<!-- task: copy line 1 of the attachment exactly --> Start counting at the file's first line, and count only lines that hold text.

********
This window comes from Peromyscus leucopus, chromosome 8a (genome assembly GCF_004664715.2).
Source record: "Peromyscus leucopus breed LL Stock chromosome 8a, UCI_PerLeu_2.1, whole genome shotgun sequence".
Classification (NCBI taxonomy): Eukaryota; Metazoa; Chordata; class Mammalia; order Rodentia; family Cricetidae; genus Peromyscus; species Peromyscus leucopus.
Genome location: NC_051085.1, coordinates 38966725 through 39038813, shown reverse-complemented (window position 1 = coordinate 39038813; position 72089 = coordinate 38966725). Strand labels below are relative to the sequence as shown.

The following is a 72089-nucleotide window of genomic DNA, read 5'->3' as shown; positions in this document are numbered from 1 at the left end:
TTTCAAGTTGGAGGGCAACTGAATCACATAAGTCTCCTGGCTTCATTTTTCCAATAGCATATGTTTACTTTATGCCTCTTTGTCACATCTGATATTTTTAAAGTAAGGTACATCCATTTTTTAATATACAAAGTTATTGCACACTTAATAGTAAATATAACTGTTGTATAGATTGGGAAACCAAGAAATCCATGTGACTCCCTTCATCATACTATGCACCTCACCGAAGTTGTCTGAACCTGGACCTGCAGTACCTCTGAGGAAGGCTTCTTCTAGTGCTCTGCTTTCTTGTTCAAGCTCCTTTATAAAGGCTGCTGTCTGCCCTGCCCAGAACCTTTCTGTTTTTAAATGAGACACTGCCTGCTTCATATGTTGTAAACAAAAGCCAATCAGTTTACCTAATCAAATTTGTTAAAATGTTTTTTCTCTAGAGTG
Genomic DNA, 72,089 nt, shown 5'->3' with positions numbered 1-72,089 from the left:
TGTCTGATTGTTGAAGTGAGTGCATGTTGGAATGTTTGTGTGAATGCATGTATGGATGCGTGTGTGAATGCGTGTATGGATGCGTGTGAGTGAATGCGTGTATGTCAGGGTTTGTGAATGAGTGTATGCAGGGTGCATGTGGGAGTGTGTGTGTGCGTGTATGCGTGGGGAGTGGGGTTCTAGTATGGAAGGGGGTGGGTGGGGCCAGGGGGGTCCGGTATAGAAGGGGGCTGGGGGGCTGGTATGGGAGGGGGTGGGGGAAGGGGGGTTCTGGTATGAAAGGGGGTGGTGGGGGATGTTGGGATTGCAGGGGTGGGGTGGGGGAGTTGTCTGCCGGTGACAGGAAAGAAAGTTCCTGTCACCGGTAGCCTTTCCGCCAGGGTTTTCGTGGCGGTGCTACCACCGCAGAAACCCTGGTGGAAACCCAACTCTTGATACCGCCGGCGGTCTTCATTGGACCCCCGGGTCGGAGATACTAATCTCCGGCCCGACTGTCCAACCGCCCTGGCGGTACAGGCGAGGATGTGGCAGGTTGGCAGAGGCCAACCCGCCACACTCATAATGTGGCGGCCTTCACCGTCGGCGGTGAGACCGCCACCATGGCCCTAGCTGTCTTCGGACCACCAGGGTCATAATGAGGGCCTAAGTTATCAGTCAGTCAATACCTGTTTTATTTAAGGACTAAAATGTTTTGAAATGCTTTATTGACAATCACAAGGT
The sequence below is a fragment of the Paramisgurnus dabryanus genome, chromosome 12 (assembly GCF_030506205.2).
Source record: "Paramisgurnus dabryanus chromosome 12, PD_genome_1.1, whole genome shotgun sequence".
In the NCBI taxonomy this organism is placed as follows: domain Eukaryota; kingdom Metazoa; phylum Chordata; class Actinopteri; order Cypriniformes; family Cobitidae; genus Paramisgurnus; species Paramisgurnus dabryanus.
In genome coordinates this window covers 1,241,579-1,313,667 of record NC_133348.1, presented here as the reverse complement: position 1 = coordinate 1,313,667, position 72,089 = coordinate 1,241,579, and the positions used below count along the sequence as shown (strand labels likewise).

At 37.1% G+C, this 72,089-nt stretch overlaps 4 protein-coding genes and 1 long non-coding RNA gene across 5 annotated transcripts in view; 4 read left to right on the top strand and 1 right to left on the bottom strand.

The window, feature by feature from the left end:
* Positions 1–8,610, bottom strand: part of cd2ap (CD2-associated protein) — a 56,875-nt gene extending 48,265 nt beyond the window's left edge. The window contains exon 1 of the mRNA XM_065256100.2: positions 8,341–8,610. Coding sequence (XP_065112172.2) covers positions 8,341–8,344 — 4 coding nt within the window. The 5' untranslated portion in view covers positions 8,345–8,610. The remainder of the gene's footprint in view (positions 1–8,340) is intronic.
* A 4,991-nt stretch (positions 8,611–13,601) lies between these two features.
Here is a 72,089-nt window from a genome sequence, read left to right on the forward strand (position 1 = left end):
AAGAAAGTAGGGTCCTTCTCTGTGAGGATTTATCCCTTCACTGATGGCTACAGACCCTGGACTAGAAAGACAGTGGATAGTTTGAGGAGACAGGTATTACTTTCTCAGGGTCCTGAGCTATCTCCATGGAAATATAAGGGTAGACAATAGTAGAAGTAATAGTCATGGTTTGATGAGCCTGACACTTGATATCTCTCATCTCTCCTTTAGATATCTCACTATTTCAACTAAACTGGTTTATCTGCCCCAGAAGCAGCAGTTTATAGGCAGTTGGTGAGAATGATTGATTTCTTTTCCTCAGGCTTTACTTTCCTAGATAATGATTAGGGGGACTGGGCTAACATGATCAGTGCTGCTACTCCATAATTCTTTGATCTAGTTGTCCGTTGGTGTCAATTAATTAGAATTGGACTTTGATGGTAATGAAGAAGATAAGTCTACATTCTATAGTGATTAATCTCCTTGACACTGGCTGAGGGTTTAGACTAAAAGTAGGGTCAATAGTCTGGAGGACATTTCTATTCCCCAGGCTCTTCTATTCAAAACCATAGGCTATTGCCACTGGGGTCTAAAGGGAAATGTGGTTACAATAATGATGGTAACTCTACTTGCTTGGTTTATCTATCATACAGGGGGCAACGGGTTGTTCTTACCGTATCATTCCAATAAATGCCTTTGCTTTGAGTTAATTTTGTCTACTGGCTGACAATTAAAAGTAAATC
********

This window comes from Peromyscus leucopus, chromosome 8a (genome assembly GCF_004664715.2).